Everyday curriculum design example
Extending use of te reo Māori
This is an example of the types of things that could happen at each step of curriculum design when using it every day in the moment.
Get to know our people and place
In an early learning service there were a number of whānau te reo Māori speakers as well as kaiako. This enabled many opportunities for the everyday use of te reo Māori and te ao Māori practices.
Decide on learning priorities
He kōrero ā-waha / understanding te reo Māori and using it for a range of purposes was a priority learning outcome. This learning outcome reflected the aspirations of whānau for their tamariki. Kaiako continually reflected on new learning opportunities for increasing the use of te reo Māori in play, care rituals, and daily routines.
One of the kaiako noticed that tamariki really enjoyed co-creating new rotarota (poems/ditties) in te reo Māori to make daily routines fun. They repeated the kupu/words over and over again and invited others to join in as a chant. The kaiako quickly noted the kupu of the new rotarota on a whiteboard as a prompt to share with the teaching team:
“tai-tai-taitaia ope-ope opeopea!"
Brush, brush, brush, rinse, rinse, rinse!
Plan our response
At kai tina / lunch time the kaiako mentioned her observations to other staff and showed them the whiteboard notes of the new rotarota. The teaching team were excited that tamariki were responding to the sounds and rhythms of te reo Māori in physical play and wanted to explore other ways for extending this learning.
Make it happen
A group of tamariki started a game of copy me in front of a mirror later in the afternoon. Another kaiako noticed this physical play opportunity developing. She brought the whiteboard as a prompt. She started chanting the new rotarota in time with body actions. Tamariki were quick to recognise the rotarota and repeated te reo Māori kupu/words with enthusiasm!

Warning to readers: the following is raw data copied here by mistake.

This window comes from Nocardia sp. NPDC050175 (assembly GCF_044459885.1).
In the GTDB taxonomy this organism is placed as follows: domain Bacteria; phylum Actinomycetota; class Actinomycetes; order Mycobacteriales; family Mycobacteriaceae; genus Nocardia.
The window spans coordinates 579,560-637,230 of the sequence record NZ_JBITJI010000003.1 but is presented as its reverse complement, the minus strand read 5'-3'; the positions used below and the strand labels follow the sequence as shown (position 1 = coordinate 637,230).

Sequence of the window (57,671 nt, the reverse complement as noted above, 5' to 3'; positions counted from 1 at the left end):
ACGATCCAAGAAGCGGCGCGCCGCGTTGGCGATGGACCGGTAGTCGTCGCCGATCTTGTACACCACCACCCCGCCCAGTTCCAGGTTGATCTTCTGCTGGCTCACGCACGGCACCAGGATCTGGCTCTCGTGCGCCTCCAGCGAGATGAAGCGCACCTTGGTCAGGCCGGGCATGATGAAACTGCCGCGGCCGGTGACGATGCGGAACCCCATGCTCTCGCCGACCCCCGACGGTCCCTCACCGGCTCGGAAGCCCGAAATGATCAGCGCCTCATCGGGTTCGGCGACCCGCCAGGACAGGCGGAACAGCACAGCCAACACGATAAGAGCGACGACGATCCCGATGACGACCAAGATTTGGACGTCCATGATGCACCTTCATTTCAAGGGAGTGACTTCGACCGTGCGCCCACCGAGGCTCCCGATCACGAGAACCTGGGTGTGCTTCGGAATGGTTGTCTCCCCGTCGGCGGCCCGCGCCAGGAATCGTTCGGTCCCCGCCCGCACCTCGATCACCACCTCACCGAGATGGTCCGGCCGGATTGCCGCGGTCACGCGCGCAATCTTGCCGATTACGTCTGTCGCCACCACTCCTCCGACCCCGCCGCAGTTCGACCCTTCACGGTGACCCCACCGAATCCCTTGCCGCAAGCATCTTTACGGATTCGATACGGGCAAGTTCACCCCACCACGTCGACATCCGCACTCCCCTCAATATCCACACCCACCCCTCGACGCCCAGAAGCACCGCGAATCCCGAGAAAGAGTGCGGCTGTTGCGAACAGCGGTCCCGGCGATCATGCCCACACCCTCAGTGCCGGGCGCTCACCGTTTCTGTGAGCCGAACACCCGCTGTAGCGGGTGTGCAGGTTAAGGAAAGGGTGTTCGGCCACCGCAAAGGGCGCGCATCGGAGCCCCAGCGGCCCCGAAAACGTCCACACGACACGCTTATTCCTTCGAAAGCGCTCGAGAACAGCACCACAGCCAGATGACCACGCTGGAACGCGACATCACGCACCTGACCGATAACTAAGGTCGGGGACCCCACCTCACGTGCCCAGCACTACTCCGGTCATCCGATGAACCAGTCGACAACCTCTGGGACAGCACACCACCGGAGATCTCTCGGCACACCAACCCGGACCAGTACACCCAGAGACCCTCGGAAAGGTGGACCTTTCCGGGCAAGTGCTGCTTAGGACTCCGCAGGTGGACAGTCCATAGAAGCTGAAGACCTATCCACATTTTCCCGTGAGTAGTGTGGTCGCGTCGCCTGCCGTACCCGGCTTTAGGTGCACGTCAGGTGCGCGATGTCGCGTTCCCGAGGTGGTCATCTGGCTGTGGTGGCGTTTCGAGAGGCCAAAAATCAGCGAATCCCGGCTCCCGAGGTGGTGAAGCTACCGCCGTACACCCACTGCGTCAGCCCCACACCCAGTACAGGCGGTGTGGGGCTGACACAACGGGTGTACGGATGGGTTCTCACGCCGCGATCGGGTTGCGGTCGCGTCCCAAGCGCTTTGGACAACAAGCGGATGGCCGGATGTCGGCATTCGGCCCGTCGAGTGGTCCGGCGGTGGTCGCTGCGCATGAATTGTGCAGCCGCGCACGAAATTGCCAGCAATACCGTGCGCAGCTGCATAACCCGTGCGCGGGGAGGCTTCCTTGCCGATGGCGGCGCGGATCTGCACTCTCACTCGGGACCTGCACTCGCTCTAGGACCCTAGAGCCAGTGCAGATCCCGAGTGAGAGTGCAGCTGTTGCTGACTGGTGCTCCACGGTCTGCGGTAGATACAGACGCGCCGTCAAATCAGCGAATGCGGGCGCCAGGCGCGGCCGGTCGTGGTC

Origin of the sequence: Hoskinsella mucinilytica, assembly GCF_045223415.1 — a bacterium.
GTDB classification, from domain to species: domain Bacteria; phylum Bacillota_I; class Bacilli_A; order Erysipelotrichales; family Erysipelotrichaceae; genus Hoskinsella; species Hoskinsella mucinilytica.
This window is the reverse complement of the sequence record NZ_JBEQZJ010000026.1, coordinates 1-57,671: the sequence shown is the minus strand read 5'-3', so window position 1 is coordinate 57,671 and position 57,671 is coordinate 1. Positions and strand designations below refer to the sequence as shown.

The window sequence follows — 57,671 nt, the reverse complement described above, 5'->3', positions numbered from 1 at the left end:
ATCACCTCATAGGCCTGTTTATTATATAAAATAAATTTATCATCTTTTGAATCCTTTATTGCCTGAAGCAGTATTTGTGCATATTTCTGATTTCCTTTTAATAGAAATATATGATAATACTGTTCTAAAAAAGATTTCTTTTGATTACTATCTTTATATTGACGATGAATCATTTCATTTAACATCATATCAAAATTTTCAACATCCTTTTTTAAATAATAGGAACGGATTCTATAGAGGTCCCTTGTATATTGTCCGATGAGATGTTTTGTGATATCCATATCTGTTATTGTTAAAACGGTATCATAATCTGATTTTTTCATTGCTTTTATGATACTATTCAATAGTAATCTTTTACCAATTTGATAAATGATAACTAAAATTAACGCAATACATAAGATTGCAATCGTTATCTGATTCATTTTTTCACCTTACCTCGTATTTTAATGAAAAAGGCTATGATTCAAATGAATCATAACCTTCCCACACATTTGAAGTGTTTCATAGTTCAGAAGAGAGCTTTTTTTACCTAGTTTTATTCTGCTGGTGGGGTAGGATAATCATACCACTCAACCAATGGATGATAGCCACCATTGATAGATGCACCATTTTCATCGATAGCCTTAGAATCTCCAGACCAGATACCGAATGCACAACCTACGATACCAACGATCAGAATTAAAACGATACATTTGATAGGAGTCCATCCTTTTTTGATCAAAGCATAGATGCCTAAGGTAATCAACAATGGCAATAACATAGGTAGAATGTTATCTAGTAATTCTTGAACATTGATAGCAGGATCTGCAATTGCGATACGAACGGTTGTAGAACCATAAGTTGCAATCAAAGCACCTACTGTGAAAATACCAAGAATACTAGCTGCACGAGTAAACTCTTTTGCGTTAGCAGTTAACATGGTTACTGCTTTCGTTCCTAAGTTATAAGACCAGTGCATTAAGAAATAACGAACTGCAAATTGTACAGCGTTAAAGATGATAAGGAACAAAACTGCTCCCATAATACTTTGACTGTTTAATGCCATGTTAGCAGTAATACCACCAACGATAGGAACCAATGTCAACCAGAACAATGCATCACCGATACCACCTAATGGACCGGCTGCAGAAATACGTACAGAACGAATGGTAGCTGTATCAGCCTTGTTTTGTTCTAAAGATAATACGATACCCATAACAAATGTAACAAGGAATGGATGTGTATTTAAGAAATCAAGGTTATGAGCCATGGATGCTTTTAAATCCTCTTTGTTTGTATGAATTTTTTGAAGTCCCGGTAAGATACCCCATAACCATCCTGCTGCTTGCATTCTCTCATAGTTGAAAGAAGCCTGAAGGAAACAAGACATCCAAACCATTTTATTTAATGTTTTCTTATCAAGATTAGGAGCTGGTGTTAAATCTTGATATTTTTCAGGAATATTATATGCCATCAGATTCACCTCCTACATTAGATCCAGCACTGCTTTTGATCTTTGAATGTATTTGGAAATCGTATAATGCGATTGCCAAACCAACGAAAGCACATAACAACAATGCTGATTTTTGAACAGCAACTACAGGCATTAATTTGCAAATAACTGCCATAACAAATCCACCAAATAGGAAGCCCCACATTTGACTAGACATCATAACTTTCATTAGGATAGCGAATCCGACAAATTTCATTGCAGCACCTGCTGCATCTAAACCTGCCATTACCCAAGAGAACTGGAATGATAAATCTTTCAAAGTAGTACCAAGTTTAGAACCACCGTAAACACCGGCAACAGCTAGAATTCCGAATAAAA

Find out what and how tamariki are learning
The team made frequent observations of what aspects of te reo Māori tamariki were learning through rotarota and word play. They also looked at what adults did to support their language growth. Kaiako notes and videos showed that tamariki were particularly extending their word bank of kupu mahi or action words (tīkina, pākia, hurihia). By repetition, they were gaining fluency in the pronunciation of te reo Māori words.
Review and respond
Kaiako used information from observations to identify what was working well. They found that rotarota and word play was an effective oral language strategy in te reo Māori. Kaiako also talked with parents and whānau. They found that adults modelling new words related to a current play activity was a key strategy for engaging tamariki in composing new rotarota.
For more examples of word play see Word play and phonological awareness in the Talking together, Te kōrerorero resource.